12. Content Article
    Prolonged stays in hospital can be bad for patients. Individuals who have longer hospital stays are at greater risk of falling and catching infections. Their physical and mental capabilities, including mobility, physical strength and awareness levels, may also be negatively impacted.  Increases in length of stay can also affect patients waiting for elective and emergency care. The NHS has limited ability to increase hospital capacity. Therefore, longer stays mean fewer patients can be admitted. This analysis from The Health Foundation, suggests that, despite accounting for just 9% of hospital admissions, COVID-19 is likely a key driver of the increase in length of stay. This suggests that whilst the impact of COVID-19 on hospital capacity was less severe in 2022 than during the peak of the pandemic throughout 2020 and 2021, it was still significant. As the government and the NHS in England look to recover waiting times, reduce the backlog and improve productivity, it is important to recognise the ongoing challenges posed by the virus.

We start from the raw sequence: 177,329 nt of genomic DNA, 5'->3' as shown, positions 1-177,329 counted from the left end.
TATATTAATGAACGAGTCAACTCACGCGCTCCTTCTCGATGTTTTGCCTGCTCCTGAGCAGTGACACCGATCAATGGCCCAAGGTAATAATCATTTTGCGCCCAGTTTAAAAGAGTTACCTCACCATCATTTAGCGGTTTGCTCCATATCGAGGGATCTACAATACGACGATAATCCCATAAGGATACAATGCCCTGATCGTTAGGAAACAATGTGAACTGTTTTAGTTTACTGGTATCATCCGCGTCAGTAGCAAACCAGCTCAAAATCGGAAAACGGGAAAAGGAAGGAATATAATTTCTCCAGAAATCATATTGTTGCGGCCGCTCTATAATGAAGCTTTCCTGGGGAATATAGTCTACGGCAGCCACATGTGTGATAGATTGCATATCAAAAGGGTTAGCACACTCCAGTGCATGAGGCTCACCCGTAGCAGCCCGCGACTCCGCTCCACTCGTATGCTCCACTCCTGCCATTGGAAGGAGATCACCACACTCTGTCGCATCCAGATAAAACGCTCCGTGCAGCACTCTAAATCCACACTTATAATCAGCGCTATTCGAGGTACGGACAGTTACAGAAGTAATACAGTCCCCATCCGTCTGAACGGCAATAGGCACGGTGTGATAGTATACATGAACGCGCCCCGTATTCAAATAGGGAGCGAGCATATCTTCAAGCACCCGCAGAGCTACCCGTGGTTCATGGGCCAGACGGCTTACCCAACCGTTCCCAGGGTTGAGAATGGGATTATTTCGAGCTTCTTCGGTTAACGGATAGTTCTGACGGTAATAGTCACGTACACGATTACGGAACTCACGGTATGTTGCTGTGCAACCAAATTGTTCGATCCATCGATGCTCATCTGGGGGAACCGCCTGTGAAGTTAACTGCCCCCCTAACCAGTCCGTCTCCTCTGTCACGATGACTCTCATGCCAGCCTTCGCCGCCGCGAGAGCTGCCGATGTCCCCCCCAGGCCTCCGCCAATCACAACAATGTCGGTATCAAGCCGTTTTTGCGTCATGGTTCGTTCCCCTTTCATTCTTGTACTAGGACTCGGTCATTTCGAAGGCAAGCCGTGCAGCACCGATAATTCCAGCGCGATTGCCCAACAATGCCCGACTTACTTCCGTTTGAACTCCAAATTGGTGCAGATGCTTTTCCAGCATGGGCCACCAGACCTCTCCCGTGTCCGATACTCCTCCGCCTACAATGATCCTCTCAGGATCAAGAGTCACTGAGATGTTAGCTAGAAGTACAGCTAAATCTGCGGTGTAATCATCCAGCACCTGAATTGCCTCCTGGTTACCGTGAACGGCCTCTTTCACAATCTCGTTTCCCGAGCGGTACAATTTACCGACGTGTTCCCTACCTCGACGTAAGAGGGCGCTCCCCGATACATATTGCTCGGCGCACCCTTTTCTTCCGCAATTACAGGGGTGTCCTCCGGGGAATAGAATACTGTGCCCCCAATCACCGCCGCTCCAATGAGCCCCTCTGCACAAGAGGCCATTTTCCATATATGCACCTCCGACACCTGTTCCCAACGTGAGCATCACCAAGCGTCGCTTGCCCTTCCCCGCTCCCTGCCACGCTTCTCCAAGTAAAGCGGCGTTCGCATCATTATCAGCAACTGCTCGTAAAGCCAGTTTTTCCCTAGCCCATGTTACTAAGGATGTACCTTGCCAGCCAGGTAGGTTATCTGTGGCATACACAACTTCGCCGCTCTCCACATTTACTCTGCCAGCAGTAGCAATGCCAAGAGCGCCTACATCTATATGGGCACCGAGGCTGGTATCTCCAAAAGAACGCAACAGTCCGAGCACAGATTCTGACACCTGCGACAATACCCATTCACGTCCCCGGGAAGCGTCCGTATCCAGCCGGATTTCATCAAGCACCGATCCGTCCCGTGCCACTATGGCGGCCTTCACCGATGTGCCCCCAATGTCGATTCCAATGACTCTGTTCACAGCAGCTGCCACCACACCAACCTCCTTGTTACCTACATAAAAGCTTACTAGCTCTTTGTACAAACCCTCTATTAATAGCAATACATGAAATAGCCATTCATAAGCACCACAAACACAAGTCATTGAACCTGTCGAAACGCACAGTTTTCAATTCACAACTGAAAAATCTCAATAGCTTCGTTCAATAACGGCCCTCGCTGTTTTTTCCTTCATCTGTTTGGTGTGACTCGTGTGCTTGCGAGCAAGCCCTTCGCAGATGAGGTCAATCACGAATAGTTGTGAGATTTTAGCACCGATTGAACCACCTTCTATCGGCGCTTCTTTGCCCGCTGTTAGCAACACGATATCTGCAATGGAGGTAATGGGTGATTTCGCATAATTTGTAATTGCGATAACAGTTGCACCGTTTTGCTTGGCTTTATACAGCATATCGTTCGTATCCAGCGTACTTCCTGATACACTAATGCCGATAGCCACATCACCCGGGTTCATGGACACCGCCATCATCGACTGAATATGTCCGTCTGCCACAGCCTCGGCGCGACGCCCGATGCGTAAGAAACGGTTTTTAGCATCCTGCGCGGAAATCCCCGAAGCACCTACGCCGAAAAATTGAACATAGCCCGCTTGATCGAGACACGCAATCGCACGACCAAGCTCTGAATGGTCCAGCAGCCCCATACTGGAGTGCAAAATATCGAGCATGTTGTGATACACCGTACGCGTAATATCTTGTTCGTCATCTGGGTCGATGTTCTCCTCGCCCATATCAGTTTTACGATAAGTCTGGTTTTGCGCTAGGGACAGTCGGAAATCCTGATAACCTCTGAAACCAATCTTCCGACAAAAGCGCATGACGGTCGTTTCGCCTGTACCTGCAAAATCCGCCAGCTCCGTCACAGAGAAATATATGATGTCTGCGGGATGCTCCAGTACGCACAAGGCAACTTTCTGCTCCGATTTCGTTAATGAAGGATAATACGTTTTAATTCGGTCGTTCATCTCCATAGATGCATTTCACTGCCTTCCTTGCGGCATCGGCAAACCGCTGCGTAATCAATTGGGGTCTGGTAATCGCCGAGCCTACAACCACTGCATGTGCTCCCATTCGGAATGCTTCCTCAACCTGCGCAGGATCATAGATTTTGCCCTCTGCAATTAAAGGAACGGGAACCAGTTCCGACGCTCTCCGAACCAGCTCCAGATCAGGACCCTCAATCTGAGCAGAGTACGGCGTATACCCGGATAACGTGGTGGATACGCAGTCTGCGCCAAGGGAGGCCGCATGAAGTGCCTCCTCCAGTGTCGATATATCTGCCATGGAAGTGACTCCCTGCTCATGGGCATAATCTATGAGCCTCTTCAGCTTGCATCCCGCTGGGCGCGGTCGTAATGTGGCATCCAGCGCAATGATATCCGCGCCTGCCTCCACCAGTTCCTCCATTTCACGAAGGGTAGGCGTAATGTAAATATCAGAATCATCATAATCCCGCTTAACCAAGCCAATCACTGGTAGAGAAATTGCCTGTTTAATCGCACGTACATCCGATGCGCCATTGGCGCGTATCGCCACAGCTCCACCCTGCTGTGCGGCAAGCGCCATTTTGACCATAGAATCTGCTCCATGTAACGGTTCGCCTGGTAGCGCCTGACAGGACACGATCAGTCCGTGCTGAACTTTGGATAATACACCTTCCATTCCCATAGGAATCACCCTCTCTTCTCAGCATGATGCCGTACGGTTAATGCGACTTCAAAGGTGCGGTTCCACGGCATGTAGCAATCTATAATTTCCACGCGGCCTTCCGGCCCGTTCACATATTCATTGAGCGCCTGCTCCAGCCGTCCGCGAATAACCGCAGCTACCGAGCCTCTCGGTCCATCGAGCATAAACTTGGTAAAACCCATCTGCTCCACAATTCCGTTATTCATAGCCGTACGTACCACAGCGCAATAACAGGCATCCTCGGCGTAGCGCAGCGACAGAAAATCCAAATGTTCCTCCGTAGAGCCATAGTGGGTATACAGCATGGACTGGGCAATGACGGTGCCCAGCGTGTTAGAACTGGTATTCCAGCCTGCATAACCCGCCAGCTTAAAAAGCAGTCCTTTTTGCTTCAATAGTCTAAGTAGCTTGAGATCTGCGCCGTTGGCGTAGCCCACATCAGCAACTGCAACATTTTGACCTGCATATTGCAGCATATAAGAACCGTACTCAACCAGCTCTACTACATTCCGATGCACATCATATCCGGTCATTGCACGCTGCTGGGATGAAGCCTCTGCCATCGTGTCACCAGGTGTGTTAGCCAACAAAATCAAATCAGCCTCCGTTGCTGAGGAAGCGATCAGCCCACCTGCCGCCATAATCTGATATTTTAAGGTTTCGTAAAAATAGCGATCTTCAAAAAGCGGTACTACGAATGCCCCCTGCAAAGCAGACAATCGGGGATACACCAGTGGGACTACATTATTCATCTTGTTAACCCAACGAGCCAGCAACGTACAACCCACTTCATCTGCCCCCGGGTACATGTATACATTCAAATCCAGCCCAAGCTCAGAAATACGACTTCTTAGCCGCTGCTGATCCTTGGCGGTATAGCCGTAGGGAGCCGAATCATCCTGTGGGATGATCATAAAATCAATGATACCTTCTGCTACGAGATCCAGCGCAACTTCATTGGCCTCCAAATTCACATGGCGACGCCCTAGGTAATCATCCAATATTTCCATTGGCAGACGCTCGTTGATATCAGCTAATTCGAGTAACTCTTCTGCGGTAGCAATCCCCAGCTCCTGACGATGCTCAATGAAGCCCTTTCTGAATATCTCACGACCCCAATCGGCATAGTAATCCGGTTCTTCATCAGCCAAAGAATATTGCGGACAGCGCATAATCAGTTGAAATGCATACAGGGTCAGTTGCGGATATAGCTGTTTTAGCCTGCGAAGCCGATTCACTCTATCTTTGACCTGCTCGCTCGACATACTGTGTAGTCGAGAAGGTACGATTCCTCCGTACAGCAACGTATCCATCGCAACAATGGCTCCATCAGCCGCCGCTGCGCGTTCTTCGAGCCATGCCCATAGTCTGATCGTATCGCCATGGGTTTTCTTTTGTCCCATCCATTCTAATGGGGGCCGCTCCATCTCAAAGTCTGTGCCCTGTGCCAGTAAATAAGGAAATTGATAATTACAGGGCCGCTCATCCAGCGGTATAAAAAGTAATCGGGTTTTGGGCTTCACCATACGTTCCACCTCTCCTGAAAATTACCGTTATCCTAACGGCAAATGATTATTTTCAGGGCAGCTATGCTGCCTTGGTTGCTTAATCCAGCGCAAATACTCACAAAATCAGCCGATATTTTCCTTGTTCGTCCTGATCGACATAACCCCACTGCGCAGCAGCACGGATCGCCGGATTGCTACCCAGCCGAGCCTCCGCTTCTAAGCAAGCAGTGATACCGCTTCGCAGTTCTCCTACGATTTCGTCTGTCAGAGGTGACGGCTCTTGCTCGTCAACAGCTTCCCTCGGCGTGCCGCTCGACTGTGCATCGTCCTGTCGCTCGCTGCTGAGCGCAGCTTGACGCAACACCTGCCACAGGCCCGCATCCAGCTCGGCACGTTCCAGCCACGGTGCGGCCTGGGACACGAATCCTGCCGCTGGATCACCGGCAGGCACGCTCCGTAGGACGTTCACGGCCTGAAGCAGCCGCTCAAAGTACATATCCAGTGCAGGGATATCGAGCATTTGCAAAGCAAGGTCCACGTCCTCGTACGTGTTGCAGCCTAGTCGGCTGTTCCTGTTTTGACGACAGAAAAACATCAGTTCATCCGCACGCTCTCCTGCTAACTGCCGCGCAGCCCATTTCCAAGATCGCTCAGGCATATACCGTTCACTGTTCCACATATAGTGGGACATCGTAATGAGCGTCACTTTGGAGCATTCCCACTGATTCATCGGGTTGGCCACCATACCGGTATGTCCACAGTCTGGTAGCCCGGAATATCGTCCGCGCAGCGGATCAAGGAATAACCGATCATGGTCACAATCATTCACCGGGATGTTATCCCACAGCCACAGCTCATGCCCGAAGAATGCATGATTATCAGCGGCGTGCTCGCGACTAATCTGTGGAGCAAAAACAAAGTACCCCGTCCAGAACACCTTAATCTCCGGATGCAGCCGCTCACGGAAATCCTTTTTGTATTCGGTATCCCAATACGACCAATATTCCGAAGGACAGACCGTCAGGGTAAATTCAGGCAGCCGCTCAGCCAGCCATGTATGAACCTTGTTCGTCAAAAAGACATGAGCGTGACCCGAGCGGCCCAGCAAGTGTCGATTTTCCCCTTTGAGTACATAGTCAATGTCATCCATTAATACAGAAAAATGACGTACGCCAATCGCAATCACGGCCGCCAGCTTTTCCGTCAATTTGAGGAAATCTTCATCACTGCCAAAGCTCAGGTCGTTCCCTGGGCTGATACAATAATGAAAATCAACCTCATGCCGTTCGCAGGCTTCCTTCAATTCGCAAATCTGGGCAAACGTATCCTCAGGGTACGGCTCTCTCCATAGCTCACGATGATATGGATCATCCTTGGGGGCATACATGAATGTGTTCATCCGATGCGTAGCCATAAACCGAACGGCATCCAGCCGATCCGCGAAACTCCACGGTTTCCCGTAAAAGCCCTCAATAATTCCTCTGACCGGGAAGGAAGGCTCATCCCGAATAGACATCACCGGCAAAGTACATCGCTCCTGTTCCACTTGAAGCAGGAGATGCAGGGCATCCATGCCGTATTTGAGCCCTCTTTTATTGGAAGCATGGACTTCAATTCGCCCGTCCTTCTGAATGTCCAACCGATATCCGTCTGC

13. Content Article
    This study from Jalilian et al., published in the BMJ, evaluated the length of stay difference and its economic implications between hospital patients and virtual ward patients. It found that the use of a 40-bed virtual ward was clinically effective in terms of survival for patients not needing readmission and allowed for the freeing of three hospital beds per day. However, the cost for each day freed from hospital stay was three-quarters larger than the one for a single-day hospital bed. This raises concerns about the deployment of large-scale virtual wards without the existence of policies and plans for their cost-effective management.
  14. News Article